Opinion: Deleveraging: Put Real Economy First
It has become apparent that Chinese government’s deleveraging campaign is now targeting the real economy more than the financial system, but that does not mean the government is done with cutting the excesses out of the financial system.
In fact, over the next five years, I reckon financial regulations will become tighter, and deleveraging the industry will speed up. That is inevitable as the bloated financial system has impeded economic development, and reforming the financial sector has lagged behind reforming the state sector.
Before I dive further, I would like to clarify one concept: “Leverage” is a neutral term, not necessarily negative. Using borrowed money to increase the potential return on investments is a fundamental of any modern financial system.
The problem lies in where that borrowed money gets invested. In China, capital has been fleeing from the real economy to the financial sector since 2015. When bank assets grew more quickly than total social financing, it meant that less capital was allocated to the real economy, and more was being recycled within the financial system.
In my opinion, regulations alone are unlikely to reverse that, because the root of overleveraging is in the real economy.
Firstly, the rapid growth of corporate debt has largely been driven by the state sector, which has a mission to serve as the government’s extended arm to drive economic growth. Since the financial crisis in 2008, China’s real economy has experienced some fundamental changes. But it all boils down to loose monetary and fiscal policy — persistently low interest rates and the 4 trillion yuan ($608.2 billion) stimulus that started at the end of 2018. Compared with the private sector, state-owned enterprises (SOEs) grew more indebted. As of the end of 2015, 82.5% of the country’s nonfinancial corporate debt was held by SOEs.
Secondly, investors avoided the state sector due to its low returns, accelerating the capital flight away from the real economy. Despite the massive post-crisis economic stimulus, some of the state sectors are still plagued by overcapacity and low returns. Although earnings at SOEs have been improving in recent years, thanks in part to supply-side reforms, the improvement was brought about more by higher raw material prices or the companies’ monopoly status. Consequently, their corporate governance has not improved significantly. This is a classic case of inefficient resource allocation.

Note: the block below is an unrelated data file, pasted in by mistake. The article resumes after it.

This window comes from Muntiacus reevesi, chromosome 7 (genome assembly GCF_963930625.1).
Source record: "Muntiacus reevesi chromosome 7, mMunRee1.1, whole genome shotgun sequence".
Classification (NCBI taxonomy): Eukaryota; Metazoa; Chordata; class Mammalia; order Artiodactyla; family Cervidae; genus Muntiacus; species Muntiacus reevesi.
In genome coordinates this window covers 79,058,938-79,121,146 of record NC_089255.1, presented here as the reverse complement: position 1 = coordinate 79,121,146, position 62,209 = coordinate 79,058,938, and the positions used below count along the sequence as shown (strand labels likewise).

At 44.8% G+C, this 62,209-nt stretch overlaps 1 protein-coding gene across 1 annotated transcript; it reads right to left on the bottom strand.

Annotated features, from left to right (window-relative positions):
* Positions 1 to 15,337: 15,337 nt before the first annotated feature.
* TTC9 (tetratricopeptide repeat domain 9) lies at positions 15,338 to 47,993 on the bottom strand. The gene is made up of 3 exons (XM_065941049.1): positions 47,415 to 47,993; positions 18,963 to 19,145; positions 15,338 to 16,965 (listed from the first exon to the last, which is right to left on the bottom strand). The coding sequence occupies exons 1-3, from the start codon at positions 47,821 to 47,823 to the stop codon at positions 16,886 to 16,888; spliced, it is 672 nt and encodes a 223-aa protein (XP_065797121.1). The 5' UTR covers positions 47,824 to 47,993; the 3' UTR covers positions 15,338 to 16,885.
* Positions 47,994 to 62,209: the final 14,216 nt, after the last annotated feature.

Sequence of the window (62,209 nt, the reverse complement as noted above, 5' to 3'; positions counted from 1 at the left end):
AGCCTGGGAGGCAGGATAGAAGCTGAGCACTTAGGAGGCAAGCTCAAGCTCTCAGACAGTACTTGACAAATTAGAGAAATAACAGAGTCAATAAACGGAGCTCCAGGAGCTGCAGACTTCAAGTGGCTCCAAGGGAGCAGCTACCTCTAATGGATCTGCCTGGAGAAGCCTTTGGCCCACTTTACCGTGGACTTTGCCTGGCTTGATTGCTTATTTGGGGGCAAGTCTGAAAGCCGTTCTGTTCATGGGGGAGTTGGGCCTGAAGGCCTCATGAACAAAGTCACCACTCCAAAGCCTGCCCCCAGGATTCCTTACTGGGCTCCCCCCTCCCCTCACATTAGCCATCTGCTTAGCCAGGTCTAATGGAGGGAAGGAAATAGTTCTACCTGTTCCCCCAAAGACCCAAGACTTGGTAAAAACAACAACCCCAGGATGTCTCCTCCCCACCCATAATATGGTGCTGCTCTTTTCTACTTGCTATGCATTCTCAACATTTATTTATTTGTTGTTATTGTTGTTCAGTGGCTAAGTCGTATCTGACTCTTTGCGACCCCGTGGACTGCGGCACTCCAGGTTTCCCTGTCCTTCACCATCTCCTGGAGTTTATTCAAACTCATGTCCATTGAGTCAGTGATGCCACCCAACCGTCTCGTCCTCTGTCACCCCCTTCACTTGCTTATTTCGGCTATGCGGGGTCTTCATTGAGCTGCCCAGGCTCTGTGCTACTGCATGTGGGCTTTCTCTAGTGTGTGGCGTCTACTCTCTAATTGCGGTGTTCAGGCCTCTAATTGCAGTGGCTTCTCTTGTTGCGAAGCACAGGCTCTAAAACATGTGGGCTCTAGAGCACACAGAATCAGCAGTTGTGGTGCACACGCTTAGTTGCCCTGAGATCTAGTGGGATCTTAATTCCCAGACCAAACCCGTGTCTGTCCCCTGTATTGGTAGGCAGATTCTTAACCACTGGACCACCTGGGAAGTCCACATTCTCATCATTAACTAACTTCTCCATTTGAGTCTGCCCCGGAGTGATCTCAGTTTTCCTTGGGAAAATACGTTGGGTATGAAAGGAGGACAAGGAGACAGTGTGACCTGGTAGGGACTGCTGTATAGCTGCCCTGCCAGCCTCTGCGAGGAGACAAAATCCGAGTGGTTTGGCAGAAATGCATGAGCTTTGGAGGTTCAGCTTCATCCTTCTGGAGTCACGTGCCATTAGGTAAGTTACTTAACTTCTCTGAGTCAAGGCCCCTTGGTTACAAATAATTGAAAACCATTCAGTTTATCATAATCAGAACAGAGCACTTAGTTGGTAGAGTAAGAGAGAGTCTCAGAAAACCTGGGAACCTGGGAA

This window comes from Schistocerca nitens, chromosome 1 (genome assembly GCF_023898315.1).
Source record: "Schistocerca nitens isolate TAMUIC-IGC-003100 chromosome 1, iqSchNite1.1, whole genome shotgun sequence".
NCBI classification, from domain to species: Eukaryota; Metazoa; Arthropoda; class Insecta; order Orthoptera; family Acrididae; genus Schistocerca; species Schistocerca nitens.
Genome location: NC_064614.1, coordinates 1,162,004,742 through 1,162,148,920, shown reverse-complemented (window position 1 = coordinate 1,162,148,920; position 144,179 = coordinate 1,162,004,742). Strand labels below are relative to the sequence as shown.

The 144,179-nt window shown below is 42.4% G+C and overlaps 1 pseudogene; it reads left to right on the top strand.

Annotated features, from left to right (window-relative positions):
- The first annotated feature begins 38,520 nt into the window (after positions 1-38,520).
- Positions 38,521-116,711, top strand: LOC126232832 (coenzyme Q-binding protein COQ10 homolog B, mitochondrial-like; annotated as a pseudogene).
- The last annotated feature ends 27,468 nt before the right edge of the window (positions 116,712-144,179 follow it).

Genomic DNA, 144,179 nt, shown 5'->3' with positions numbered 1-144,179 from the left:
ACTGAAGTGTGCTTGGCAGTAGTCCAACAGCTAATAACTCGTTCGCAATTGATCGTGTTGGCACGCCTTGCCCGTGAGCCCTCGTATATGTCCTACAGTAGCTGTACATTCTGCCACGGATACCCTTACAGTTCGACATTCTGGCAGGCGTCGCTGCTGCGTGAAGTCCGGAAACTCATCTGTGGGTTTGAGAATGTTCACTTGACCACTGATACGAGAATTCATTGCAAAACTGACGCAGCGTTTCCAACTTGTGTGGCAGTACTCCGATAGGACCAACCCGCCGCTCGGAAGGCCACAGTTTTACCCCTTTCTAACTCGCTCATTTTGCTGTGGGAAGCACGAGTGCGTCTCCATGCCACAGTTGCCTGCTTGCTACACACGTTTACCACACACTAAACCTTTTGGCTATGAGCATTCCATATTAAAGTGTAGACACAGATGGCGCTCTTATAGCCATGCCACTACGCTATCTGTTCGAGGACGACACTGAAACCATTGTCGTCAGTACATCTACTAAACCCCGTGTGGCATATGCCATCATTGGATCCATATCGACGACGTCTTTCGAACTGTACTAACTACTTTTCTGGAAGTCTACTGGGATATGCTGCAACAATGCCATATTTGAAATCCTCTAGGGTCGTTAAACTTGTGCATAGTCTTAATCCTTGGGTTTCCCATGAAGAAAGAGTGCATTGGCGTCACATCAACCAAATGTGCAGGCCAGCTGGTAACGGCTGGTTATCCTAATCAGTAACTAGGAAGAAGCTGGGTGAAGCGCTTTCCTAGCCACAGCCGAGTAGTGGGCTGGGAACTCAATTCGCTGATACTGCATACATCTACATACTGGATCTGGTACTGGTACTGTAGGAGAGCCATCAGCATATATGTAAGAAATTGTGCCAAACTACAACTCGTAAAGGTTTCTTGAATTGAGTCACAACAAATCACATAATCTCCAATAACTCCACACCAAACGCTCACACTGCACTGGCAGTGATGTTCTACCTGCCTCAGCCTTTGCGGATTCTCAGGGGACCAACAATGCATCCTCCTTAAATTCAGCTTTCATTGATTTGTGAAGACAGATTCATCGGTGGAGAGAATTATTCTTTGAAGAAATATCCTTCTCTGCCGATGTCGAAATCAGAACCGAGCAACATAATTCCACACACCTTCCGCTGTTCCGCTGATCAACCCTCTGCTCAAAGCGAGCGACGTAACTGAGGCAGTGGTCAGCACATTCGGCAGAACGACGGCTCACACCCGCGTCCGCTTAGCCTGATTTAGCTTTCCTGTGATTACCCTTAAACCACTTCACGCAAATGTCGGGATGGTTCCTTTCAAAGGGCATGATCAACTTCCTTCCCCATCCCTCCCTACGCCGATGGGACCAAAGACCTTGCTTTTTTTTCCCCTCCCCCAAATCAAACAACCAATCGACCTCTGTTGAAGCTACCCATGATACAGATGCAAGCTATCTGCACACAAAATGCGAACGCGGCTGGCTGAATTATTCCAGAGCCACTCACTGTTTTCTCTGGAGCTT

Thirdly, government investment has not kick-started private investment in the way it was supposed to. That is because they are investing in different sectors: the government focuses on public infrastructure, while the private sector is keen on the mining, manufacturing and agricultural sectors. Also, the government has invested more in high-return, monopolistic industries, somehow “crowding out” private capital in these sectors.
When financial markets were sizzling hot — for instance, during the stock market’s bull run that lasted until mid-2015 — massive capital flocked to the financial system and private investment shrank. So, we have found that expansionary monetary policy benefits SOEs first, but contractionary or deleveraging measures first hit the private sector.
Therefore, the leverage of the financial system and the real economy are two sides of the same coin. Apart from more stringent regulations, we could enhance our capabilities in the following areas.
Firstly, we could avoid unnecessary stimulation of the economy, which could be accomplished by downplaying the policy goal of “stable economic growth.” In fact, the government’s latest initiative of public-private partnerships is adding leverage, somehow encourages local authorities and SOEs to assume more debt.
We have to understand it is OK to have slowing economic growth, because productivity drops while our economy transitions to the service sector. Also, China is still suffering a labor shortage, which means we do not need stimulus to create more jobs.
Secondly, we could focus on encouraging private investment, and get rid of “soft budget constraints” in which SOEs’ losses could be absorbed by the state budget.
Thirdly, we could employ debt-to-equity swaps to help reduce leverage, especially at SOEs, and execute them in a market-oriented, lawful manner. These swaps essentially help indebted SOEs buy more time to revive themselves.
In my opinion, if we want to strengthen financial regulations and curb financial “chaos,” one of the best solutions is introducing more foreign financial institutions, because they are more concerned about risk management. Their entrance would also increase competition.
Now, as markets open, the government should first address internal economic imbalances. If the external environment becomes too challenging, temporary capital controls are sometimes is necessary. Internal economic and financial reforms must also catch up with the market opening, in order to attract more inflows.
For now, the Chinese yuan is very stable, which has created a conducive environment for more stringent financial regulations, as we have much less to worry about during reforms.
In conclusion, the essence of financial deleveraging is cutting excesses out of the real economy. Therefore, economic reform, not financial reform, should be in the front seat.
Zhong Zhengsheng is chairman and chief economist of CEBM Group, a subsidiary of Caixin Insight Group
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